In the first instalment of a five-part series, I’m pondering what astronomy has to teach us.
I’m a fan of space. I don’t actually know much about the details of astronomy or cosmology or astrophysics; I just think that the space is really cool.
If there are any real scientists reading this, I want to say thanks. I know that most of your work involves boring and tedious searching, collating and number crunching. Thanks for doing all that stuff so that I can see those fantastic pictures of nebulas on the internet and wonder at it all.
For example, I’m a fan of millisecond pulsars. A gigantic star, millions of light years away, explodes in a huge supernova. It creates a fireball ten million billion billion times bigger than Hiroshima. In its ashes, it leaves behind a neutron star made of dense atomic nuclei, squashed together at a density 10 trillion times greater than steel. A teaspoon full of neutron star weighs about the same as Sydney Harbour. Sometimes this neutron star will steal stuff from a nearby star and start spinning. Some neutron stars spin hundreds of times a second—a whole star rotating as fast as an idling car engine. Many of these super-dense, revving stars send out pulses of electromagnetic radiation, milliseconds apart. And we might be able to use these millisecond pulsars as standard cosmological clocks to help us detect gravitational waves, explore space-time bending, and understand more about the tiniest particles in the universe.
But apart from the wow factor, what’s the point of learning about space?
Some people might say that, in the end, astronomy is a complete waste of time. Sherlock Holmes, that fictional epitome of scientific rationalism, cared nothing for astronomy. When his friend Dr Watson scolded him for being ignorant even of the basic facts of the solar system, he interrupted and said, “What the deuce is it to me? … you say that we go round the sun. If we went round the moon it would not make a pennyworth of difference to me or to my work.”1
Is Mr Holmes correct? Is stargazing a completely useless exercise?
Well, you could point out that weather and tide and climate predictions need detailed solar, lunar and planetary modelling. You could also point out that car engines need modern mechanics, which is all based on the laws of motion formulated by Isaac Newton, who used the orbits of planets to calculate and build his theories. Or you could point to the humble GPS satellite navigator, which relies on Einstein’s theory of relativity and orbiting satellites. Of course, astronomy is useful; after all, it helps us to work out whether it’s raining, and how to drive quickly to the cricket and back without taking a wrong turn!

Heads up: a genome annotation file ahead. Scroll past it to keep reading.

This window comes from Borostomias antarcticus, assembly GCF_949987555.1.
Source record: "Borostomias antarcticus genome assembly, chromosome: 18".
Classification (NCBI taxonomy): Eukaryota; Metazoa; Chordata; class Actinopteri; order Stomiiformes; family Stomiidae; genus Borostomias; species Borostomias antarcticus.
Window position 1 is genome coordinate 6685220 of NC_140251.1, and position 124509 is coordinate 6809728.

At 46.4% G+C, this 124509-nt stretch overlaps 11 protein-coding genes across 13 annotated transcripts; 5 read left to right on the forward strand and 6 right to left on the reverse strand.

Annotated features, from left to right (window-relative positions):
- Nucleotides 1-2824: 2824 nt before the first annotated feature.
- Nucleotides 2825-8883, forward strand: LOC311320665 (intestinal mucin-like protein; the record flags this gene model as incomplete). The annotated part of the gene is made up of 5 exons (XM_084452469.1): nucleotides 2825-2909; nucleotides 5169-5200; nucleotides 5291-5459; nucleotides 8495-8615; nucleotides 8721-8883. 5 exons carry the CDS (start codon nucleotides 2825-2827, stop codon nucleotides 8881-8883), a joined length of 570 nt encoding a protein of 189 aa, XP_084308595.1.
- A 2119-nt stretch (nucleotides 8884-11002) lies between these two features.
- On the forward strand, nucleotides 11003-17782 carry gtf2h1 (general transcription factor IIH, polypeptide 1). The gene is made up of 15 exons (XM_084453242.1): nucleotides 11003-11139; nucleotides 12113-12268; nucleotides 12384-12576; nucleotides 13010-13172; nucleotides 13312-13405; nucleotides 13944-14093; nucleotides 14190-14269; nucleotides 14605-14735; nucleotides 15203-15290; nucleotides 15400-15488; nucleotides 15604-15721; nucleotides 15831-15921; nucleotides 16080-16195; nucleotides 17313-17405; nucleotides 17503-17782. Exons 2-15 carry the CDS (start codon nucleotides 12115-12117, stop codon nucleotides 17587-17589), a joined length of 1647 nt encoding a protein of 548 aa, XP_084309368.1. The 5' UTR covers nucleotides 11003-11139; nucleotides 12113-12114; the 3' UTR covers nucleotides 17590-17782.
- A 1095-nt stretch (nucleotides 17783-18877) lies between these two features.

But I want to suggest that stargazing is far more important than all this. In fact, the Bible itself gives us a very good reason for considering the stars. There is a song in the Bible about the stars—a song composed thousands of years ago in ancient Israel. This is how the song begins:
O Lord, our Lord,
how majestic is your name in all the earth!
You have set your glory above the heavens.
Out of the mouth of babies and infants,
you have established strength because of your foes,
to still the enemy and the avenger.
You’ll notice that this poet believes in God (just like many of the astronomers down through the ages). In fact, this whole song is a prayer to the creator of the universe. We’ll come back to this shortly. But for the moment, let’s look at his exercise in stargazing. Do you see what he says in the third verse of the song?
When I look at your heavens, the work of your fingers,
the moon and the stars, which you have set in place …
When you think about it, stargazing is something that would have been easier and more natural for an ancient Israelite than for us. Yes, we can use our light, radio and gamma ray telescopes to penetrate vast distances, and we can use our complex mathematical and cosmological theories to make determinations and predictions. Of course, the ancients couldn’t do that. But on the other hand, they had a very big advantage over us: they had a clear, unpolluted sky in their backyards. We have so many lights on earth—especially in our cities—that the lights of the stars and the moons are drowned out. When I go into my backyard on a clear night, all I can see are a few pinpricks. But this biblical songwriter could step into his own backyard and see far more than you or I. He could see the glory of it all—the heavens, the Milky Way, the wandering planets.
We don’t tend to look up very much at all, do we. We don’t use the night time to look at the heavens; we use the night time to look down—to watch TV, to immerse ourselves in virtual worlds online. We know cyberspace very well, but this ancient poet sees real space with his naked eyes. We know the intimate details of the lives of rock stars and football stars, but this song is about the real stars. At this point, this biblical poet is far more in touch with the reality of the universe than we are. And knowing these stars—seeing them there before him—what does this do for the poet? How does it make him feel? Look at verse 4:
what is man that you are mindful of him,
and the son of man that you care for him?
What does astronomy do for this poet? What is the use of astronomy for all of us? Astronomy is very useful. It does something very negative for us, but it’s still very worthwhile: it reminds us how very very very small and insignificant we really are. In case you’re wondering, the words translated ‘man’ here mean ‘all humanity’. The question “What is man?” is an expression of amazement that human beings have any importance at all in the face of the evidence of the stars.
To be continued …
1 Sir Arthur Conan Doyle, ‘A Study in Scarlet’ in Sherlock Holmes: The Complete Long Stories, John Murray, London, 1929, p. 17.Comments on the Sola Panel